Do you find yourself in the middle of a Wednesday doing dishes and singing, "No return, no return, no reaaason," or asking your spouse, "What would you do if I woke up in the middle of the night, kissed you, and said, 'This isn't where we're supposed to be?'" Or casually hollering down to your friend at a neighborhood block party, "So, the other people took Crystal's body, right? That's why Misty can't find her?" without taking into account your friends and loved ones may not be mulling over Yellowjackets fan theories at all waking hours.
If any of those is true, you're Yellowjackets obsessed and clearly in good company. I can't stop thinking about how the present-day and 1990s timelines fold together. The freakiest thing might be that if I ever watch more than one episode in succession, I dream about the Yellowjackets girls all night.
I climbed deep into the crevasse of research to save you from that same fate, and I'm sharing my favorite fan theories here. When I say "favorite," I don't mean the theories that bring me the most peace—that would be the insufferable deus ex machina of "It was allll a dreaammm!" No, when I say "favorite" in this instance, it's in the way detectives say they "like" a suspect. I only mean "favorite" as in the fan theories that are the most consistent with the impeccable writing of the show. Let's start with a couple of theories I had on my list that proved themselves true this past Friday.
What's the deal with Lottie's "therapist"?
Reddit User LezGuerilleres says, "Opinions on psychiatry and psychotherapy aside, deliberately not showing Lottie's (Simone Kessell) shrink's face definitely seems like the show is trying to tell us to doubt her as a figure entirely."
Nailed it. And the show even tricked us a little—I mean, not ever violating the viewer's trust, which is one of the things I value about the show. It never undermines itself or walks back what it said was true—added to it, maybe. Like in the instance of Season 2, Episode 7, "Burial," when we do see Lottie's psychiatrist. And then, when she says something wild and Lottie challenges her, we see a brief flash of white noise from Lottie's perspective, and then the Antler Queen resting as if on a throne, her long black locks draped over her shoulders.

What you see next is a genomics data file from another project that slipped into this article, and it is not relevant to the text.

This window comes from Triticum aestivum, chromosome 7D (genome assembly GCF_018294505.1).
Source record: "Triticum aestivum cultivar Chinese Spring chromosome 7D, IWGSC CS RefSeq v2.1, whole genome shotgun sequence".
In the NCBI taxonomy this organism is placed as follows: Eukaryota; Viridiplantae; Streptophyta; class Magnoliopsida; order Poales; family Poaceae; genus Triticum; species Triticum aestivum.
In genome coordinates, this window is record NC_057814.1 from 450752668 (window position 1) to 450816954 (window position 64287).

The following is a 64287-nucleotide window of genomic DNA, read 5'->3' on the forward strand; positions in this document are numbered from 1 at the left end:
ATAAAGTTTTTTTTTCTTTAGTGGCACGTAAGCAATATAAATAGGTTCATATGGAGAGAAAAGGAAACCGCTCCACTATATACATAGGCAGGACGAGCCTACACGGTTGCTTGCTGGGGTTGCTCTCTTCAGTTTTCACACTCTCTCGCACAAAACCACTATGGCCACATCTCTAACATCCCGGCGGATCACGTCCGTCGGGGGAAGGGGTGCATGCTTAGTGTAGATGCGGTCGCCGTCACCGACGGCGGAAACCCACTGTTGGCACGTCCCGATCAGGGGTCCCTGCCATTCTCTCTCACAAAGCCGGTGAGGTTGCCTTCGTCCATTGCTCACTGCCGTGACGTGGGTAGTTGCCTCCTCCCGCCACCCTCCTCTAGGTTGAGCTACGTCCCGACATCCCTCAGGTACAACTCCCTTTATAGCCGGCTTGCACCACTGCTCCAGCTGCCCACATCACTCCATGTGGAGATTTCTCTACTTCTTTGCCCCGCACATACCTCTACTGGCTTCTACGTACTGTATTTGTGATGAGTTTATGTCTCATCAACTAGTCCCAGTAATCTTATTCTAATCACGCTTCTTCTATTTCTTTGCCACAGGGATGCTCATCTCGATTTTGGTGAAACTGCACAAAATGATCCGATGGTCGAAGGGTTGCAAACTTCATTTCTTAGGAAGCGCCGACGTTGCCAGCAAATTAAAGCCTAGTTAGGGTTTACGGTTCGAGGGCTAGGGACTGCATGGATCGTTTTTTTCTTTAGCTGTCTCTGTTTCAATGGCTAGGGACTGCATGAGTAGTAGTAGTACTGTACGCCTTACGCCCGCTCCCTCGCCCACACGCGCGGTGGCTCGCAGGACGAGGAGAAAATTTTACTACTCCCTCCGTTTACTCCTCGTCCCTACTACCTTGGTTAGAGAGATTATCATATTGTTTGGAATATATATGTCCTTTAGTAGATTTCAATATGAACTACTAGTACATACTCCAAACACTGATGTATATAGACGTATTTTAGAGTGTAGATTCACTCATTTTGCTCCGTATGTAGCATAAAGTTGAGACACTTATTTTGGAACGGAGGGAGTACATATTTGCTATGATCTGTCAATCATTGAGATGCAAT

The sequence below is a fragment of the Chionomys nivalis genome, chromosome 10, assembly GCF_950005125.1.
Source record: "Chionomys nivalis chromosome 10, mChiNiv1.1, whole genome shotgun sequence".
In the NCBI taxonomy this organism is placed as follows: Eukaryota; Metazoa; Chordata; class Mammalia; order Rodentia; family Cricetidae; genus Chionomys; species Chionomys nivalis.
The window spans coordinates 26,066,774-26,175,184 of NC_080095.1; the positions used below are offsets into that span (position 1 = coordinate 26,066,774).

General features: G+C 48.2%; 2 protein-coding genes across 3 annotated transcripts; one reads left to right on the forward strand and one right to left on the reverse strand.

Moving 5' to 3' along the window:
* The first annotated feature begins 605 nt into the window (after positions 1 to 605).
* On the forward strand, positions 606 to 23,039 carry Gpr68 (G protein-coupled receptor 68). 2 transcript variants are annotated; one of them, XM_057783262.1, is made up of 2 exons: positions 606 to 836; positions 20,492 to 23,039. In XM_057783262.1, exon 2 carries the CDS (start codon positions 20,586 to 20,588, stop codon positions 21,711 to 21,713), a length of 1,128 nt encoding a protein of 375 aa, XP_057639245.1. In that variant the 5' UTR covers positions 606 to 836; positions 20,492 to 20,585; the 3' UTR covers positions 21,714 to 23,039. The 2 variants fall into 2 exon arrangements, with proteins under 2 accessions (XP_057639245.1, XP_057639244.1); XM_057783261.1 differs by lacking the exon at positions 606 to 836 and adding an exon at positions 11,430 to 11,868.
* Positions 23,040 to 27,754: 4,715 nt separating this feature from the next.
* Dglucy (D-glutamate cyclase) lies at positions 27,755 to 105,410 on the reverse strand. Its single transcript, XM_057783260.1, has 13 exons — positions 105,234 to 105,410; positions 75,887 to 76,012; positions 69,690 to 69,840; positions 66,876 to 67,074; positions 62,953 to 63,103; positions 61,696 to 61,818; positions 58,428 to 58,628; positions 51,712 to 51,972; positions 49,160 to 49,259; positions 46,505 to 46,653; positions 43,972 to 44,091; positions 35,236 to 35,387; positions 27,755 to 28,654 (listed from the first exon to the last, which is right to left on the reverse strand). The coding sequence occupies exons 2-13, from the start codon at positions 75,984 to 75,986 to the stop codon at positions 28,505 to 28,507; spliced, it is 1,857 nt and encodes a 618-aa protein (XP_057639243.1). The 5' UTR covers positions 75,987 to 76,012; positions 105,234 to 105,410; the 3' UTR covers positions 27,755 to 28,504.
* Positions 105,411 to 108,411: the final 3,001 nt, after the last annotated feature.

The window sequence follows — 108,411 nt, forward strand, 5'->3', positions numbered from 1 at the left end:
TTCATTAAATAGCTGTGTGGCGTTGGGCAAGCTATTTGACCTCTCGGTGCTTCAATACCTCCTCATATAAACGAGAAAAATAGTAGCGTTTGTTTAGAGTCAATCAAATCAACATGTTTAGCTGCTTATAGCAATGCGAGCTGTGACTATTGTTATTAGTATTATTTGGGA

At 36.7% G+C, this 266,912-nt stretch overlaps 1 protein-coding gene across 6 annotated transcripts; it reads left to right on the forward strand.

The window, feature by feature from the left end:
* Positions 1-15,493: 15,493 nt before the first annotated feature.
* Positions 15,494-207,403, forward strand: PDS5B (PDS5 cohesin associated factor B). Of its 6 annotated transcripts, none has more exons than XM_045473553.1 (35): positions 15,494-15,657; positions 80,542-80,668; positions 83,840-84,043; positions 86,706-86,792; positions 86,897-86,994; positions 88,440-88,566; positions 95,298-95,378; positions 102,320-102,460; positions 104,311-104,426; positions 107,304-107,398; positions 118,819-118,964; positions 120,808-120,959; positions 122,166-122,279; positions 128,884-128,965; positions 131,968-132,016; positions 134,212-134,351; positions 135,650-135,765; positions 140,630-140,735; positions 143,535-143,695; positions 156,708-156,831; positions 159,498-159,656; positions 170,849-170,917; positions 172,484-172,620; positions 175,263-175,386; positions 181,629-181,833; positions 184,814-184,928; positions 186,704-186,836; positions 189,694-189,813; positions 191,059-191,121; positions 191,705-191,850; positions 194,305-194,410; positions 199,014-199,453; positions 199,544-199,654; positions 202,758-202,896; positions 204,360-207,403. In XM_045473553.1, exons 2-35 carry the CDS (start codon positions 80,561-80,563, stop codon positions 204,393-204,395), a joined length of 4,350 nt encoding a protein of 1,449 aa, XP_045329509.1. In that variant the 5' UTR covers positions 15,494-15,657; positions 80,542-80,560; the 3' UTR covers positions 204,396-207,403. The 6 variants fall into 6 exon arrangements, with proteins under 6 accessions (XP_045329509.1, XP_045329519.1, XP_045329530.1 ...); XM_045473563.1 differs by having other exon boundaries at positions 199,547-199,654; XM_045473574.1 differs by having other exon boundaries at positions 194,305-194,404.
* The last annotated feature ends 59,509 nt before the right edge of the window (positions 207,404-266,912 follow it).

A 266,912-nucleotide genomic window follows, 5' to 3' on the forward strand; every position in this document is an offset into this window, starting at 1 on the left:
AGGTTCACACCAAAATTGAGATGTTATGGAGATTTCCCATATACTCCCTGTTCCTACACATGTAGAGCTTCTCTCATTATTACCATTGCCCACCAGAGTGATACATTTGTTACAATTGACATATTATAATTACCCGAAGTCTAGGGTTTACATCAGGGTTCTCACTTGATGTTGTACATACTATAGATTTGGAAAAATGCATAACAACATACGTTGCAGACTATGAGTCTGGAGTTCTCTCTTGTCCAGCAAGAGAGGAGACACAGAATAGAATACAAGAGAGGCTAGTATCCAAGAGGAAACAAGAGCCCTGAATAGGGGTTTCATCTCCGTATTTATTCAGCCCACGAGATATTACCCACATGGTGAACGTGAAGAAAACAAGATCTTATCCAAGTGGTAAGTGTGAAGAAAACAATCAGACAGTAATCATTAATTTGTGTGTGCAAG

And what happened to Javi?
However, another user's theory might have just washed out with that realization. Macfixplus said, "My dad blew my mind last night. Showed him the first three episodes and he loved it. Turns to me and goes 'I know who the antler person is. The little boy. Only male deer have antlers.'"
The glimpse we saw of the Antler Person definitely looked like (and sounded like) Lottie. But Yellowjackets is really good at yes-anding. It's possible that they all see the Antler Person differently. The only times (I think) we've seen the Antler Person appearing as Lottie is when we're seeing them through Lottie. Or in the case of "Doomscoming," when we look at Lottie herself (Courtney Eaton).
It's tricky, right? It's hard not to jump to the why when we're theorizing what. But that's not how this show works. It only gives us pieces at a time.
So let's talk about Javi (Luciano Leroux). I do think he could be the Antler Person—or he could also be the Antler Person, part of the Wilderness, or whatever we've collectively decided to call "It."
One fan, Griddlebait, likened Javi to a changeling, and I can definitely see it. "Seeing how he … maybe it's something like that. Or he's just severely traumatized. Or both!" Javi, one way or another, is an integral piece of "the wilderness." Remember when he carved that little effigy of a wolf with Shauna (Sophie Nelisse) 's knife just before a wolf ate Van (Liv Hewson) 's face off?